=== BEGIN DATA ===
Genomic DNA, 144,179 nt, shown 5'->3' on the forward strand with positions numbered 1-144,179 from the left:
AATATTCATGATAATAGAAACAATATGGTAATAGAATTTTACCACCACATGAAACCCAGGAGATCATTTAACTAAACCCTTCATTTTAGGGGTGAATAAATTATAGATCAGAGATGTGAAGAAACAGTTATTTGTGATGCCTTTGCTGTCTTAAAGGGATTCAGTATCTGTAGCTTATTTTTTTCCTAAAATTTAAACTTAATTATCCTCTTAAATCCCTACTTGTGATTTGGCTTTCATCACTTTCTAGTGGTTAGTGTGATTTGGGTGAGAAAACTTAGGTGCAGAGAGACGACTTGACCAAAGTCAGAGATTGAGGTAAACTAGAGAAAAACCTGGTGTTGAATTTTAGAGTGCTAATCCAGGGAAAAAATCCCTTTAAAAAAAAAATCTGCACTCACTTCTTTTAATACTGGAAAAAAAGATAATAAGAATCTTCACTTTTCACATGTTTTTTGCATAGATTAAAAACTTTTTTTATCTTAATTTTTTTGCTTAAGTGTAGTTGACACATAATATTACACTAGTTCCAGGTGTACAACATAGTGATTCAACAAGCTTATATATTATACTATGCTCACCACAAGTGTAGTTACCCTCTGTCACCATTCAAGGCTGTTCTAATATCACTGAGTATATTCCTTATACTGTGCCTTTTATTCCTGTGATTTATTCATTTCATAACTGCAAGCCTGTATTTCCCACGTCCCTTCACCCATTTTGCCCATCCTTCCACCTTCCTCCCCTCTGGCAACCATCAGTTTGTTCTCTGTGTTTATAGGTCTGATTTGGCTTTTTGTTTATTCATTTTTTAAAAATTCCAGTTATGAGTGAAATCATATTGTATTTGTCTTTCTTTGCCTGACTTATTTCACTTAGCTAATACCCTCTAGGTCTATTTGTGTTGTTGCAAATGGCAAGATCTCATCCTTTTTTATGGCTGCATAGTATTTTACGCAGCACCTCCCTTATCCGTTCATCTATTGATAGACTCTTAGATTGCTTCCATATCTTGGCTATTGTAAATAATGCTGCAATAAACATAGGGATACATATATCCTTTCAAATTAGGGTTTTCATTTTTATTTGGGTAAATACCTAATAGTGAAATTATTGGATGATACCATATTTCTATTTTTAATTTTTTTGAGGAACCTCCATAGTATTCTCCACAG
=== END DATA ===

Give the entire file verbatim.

Genomic DNA, 144,179 nt, shown 5'->3' on the forward strand with positions numbered 1-144,179 from the left:
AATATTCATGATAATAGAAACAATATGGTAATAGAATTTTACCACCACATGAAACCCAGGAGATCATTTAACTAAACCCTTCATTTTAGGGGTGAATAAATTATAGATCAGAGATGTGAAGAAACAGTTATTTGTGATGCCTTTGCTGTCTTAAAGGGATTCAGTATCTGTAGCTTATTTTTTTCCTAAAATTTAAACTTAATTATCCTCTTAAATCCCTACTTGTGATTTGGCTTTCATCACTTTCTAGTGGTTAGTGTGATTTGGGTGAGAAAACTTAGGTGCAGAGAGACGACTTGACCAAAGTCAGAGATTGAGGTAAACTAGAGAAAAACCTGGTGTTGAATTTTAGAGTGCTAATCCAGGGAAAAAATCCCTTTAAAAAAAAAATCTGCACTCACTTCTTTTAATACTGGAAAAAAAGATAATAAGAATCTTCACTTTTCACATGTTTTTTGCATAGATTAAAAACTTTTTTTATCTTAATTTTTTTGCTTAAGTGTAGTTGACACATAATATTACACTAGTTCCAGGTGTACAACATAGTGATTCAACAAGCTTATATATTATACTATGCTCACCACAAGTGTAGTTACCCTCTGTCACCATTCAAGGCTGTTCTAATATCACTGAGTATATTCCTTATACTGTGCCTTTTATTCCTGTGATTTATTCATTTCATAACTGCAAGCCTGTATTTCCCACGTCCCTTCACCCATTTTGCCCATCCTTCCACCTTCCTCCCCTCTGGCAACCATCAGTTTGTTCTCTGTGTTTATAGGTCTGATTTGGCTTTTTGTTTATTCATTTTTTAAAAATTCCAGTTATGAGTGAAATCATATTGTATTTGTCTTTCTTTGCCTGACTTATTTCACTTAGCTAATACCCTCTAGGTCTATTTGTGTTGTTGCAAATGGCAAGATCTCATCCTTTTTTATGGCTGCATAGTATTTTACGCAGCACCTCCCTTATCCGTTCATCTATTGATAGACTCTTAGATTGCTTCCATATCTTGGCTATTGTAAATAATGCTGCAATAAACATAGGGATACATATATCCTTTCAAATTAGGGTTTTCATTTTTATTTGGGTAAATACCTAATAGTGAAATTATTGGATGATACCATATTTCTATTTTTAATTTTTTTGAGGAACCTCCATAGTATTCTCCACAG